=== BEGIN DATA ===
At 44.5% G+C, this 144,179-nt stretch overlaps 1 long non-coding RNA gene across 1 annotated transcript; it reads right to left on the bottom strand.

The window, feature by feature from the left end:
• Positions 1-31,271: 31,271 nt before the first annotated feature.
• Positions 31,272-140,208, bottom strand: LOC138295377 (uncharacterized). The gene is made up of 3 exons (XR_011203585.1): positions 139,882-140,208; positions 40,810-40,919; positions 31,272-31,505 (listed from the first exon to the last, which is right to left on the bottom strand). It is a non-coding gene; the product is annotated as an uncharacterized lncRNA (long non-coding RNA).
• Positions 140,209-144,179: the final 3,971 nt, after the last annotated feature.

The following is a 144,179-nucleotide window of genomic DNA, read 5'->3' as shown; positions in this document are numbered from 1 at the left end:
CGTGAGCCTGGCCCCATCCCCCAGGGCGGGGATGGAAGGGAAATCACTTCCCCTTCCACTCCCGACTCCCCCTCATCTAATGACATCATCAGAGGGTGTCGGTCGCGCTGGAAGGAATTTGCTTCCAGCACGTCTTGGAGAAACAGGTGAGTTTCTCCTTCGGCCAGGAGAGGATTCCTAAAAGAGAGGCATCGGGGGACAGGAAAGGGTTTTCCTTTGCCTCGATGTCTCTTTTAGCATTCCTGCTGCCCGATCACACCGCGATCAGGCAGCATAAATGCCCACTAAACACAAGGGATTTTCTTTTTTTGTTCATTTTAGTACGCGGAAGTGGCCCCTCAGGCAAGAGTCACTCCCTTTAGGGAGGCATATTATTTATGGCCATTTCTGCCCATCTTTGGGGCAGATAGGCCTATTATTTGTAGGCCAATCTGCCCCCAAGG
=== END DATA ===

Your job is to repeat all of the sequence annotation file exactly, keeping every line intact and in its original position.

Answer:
At 44.5% G+C, this 144,179-nt stretch overlaps 1 long non-coding RNA gene across 1 annotated transcript; it reads right to left on the bottom strand.

The window, feature by feature from the left end:
• Positions 1-31,271: 31,271 nt before the first annotated feature.
• Positions 31,272-140,208, bottom strand: LOC138295377 (uncharacterized). The gene is made up of 3 exons (XR_011203585.1): positions 139,882-140,208; positions 40,810-40,919; positions 31,272-31,505 (listed from the first exon to the last, which is right to left on the bottom strand). It is a non-coding gene; the product is annotated as an uncharacterized lncRNA (long non-coding RNA).
• Positions 140,209-144,179: the final 3,971 nt, after the last annotated feature.

The following is a 144,179-nucleotide window of genomic DNA, read 5'->3' as shown; positions in this document are numbered from 1 at the left end:
CGTGAGCCTGGCCCCATCCCCCAGGGCGGGGATGGAAGGGAAATCACTTCCCCTTCCACTCCCGACTCCCCCTCATCTAATGACATCATCAGAGGGTGTCGGTCGCGCTGGAAGGAATTTGCTTCCAGCACGTCTTGGAGAAACAGGTGAGTTTCTCCTTCGGCCAGGAGAGGATTCCTAAAAGAGAGGCATCGGGGGACAGGAAAGGGTTTTCCTTTGCCTCGATGTCTCTTTTAGCATTCCTGCTGCCCGATCACACCGCGATCAGGCAGCATAAATGCCCACTAAACACAAGGGATTTTCTTTTTTTGTTCATTTTAGTACGCGGAAGTGGCCCCTCAGGCAAGAGTCACTCCCTTTAGGGAGGCATATTATTTATGGCCATTTCTGCCCATCTTTGGGGCAGATAGGCCTATTATTTGTAGGCCAATCTGCCCCCAAGG